Just adding olive oil to your diet isn’t enough to make you lose weight. You’ll still need to eat fewer calories than the number of calories you burn every day. Over time, this deficit results in weight loss – just as it does with low-carb diets.

olive oil plant based diet
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What Are Some Healthy Ways To Use Olive Oil?

As with any type of fat, it’s important to choose your cooking oils wisely when following the olive oil diet. When heated over high heat, oils like corn and peanut can release harmful free radicals that promote chronic diseases like cancer; extra virgin olive oil is lower in these kinds of free radicals, but it’s still best to cook with low heat if possible (2).

To follow the diet correctly, use olive oil in place of butter or canola oil whenever possible. Try these simple swaps:

  • Swap out your vegetable or seed cooking oil of choice for extra virgin olive oil.
  • Instead of butter, use olive oil to saute vegetables. 
  • Use olive oil as a base for dips instead of mayo.
  • Mix with lemon juice and herbs for a tasty salad dressing.
  • Try adding some lemon juice and garlic, then drizzle it over fish before baking.
  • Add just one tablespoon of extra virgin olive oil per day to your diet. 
  • Replace fatty spreads with hummus made from olive oil.

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See also  6 Food Elimination Diet: How To Do It Correctly And Identify Your Triggers
olive oil mediterranean diet
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What Can I Eat On The Olive Oil Diet?

The olive oil diet is relatively simple because there are no limits on portion sizes or specific types of foods to eat. As a result, you could technically follow the diet for a day, or a month!

In general, stick to low-carbohydrate foods like meat and veggies when following the diet. But remember: Not all carbs are created equal! Choose carbohydrates that are high in fiber instead of those that are rapidly digested; they will have less of an impact on your blood sugar levels throughout the day (1). Healthy options include vegetables, whole grains, fruits with seeds (like strawberries), and beans. Here are some sample meals you could eat on the diet:

Breakfast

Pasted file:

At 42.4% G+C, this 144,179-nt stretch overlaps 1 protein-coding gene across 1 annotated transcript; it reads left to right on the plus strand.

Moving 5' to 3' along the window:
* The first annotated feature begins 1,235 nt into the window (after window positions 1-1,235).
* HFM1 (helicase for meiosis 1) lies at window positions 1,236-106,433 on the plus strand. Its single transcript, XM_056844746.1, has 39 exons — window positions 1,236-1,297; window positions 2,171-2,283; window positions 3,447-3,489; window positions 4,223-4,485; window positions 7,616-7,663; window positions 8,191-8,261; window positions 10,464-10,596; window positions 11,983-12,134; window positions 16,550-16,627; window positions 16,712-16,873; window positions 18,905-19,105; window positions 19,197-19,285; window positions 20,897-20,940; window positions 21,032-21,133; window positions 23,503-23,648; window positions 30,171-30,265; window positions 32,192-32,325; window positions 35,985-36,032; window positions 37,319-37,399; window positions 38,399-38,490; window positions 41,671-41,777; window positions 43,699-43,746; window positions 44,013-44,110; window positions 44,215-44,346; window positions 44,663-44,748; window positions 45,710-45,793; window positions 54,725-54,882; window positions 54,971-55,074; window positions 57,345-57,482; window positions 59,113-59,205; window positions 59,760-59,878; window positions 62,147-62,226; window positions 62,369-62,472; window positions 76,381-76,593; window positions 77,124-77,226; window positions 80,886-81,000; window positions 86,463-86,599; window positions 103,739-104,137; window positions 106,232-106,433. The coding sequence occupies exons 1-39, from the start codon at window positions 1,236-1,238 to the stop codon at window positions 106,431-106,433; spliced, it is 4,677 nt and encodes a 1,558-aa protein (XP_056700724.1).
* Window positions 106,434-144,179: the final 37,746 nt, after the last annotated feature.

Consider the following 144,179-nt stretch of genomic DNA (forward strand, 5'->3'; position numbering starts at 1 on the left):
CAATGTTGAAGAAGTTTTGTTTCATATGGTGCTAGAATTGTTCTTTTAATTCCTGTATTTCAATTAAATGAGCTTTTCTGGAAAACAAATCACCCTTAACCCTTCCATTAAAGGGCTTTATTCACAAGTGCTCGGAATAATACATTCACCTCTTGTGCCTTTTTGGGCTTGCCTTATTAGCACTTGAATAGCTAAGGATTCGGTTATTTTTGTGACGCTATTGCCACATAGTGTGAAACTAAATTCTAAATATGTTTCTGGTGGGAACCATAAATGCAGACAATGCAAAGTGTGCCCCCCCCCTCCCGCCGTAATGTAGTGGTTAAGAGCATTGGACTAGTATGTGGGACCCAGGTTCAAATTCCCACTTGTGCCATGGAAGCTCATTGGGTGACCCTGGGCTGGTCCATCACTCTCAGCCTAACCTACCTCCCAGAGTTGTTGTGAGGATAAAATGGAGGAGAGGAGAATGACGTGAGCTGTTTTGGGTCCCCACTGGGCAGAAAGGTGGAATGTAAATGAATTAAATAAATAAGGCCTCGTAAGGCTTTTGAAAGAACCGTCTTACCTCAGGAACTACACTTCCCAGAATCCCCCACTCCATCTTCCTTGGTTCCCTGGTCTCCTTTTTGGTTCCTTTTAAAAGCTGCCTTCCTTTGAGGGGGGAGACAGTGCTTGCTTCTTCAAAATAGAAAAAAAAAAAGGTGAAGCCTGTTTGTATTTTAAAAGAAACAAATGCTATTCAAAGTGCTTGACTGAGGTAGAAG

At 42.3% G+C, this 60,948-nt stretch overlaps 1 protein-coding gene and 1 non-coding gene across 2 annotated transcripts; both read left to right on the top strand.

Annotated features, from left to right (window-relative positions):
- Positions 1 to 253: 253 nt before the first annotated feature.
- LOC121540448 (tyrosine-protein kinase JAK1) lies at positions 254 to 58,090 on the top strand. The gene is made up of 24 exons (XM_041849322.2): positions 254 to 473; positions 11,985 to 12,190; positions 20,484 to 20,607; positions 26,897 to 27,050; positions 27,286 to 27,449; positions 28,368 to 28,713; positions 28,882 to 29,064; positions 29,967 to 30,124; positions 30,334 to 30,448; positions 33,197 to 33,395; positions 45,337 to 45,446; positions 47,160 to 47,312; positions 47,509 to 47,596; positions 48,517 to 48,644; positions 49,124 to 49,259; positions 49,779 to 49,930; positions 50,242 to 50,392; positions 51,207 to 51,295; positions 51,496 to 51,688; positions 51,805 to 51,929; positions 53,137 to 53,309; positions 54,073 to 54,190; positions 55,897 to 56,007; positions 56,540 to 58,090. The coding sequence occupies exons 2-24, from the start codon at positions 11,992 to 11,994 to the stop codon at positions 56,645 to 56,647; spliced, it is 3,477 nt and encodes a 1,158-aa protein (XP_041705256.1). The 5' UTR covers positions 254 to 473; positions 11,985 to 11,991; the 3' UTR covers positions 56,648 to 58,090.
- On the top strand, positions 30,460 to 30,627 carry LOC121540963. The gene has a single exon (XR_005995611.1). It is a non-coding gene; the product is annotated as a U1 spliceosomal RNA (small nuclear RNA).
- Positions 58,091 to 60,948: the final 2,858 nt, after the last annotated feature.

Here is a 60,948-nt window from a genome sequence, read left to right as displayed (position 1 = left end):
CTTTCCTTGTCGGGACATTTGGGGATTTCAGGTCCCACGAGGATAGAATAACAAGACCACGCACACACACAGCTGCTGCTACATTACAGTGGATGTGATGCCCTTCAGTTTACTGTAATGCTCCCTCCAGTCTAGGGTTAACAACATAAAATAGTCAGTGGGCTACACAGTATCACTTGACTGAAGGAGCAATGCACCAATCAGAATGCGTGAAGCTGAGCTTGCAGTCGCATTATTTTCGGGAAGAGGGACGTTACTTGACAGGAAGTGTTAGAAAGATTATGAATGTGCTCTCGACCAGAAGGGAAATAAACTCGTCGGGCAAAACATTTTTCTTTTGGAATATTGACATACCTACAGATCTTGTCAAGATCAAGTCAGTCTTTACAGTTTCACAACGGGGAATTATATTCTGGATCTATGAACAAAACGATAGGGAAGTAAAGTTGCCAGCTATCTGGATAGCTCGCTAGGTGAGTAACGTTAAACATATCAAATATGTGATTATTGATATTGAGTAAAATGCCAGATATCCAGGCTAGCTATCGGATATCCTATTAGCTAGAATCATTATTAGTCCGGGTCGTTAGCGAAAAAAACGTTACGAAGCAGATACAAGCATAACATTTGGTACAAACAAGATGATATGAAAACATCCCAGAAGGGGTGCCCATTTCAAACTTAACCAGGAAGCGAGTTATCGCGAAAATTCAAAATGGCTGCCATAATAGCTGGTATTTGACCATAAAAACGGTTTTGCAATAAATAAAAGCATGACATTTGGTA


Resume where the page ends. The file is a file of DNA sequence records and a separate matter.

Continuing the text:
• Whole wheat toast with jam (limit to 2 slices)  
  • Oatmeal made with skim milk  
  • Fresh fruit salad

Lunch

  • Add 1 tablespoon of olive oil to any lunchtime salad. 
  • Stir fry veggies like broccoli in olive oil and serve over brown rice.

Dinner

  • Grilled salmon served over roasted Brussels sprouts and carrots  
  • Cauliflower mash mixed with Greek yogurt instead of butter or cream sauces  
  • Baked chicken seasoned with rosemary, thyme, and oregano

Remember that although there are no dietary restrictions while following the olive oil diet, it’s important to focus on fruits, veggies, and lean proteins—not processed foods.

mediterranean diet olive oil
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What Can I Drink On The Olive Oil Diet?

In addition to eating a low-carb diet with a daily tablespoon of extra virgin olive oil, you can also drink any kind of milk that is fat-free or low in fat. Water, tea and coffee are all allowed as well. Avoid drinking fruit juices because they’re high in sugar and calories. And limit your alcohol consumption since it’s high in calories but provides no nutritional benefits at all.

Read More: What Happens When You Stop Eating Gluten? Here Are The Side Effects Of A Gluten-Free Diet

What Are The Health Benefits Of Olive Oil?

So far research suggests that olive oil has the following benefits: 

Rich In Healthy Monounsaturated Fats

Olive oil is high in monounsaturated fatty acids (MUFA), which are believed to promote weight loss and reduce your risk of heart disease, cancer, diabetes, and high blood pressure (9). Olive oil contains about 73% MUFA, making it one of the best sources for this type of fat (7). 

Contains Large Amounts Of Antioxidants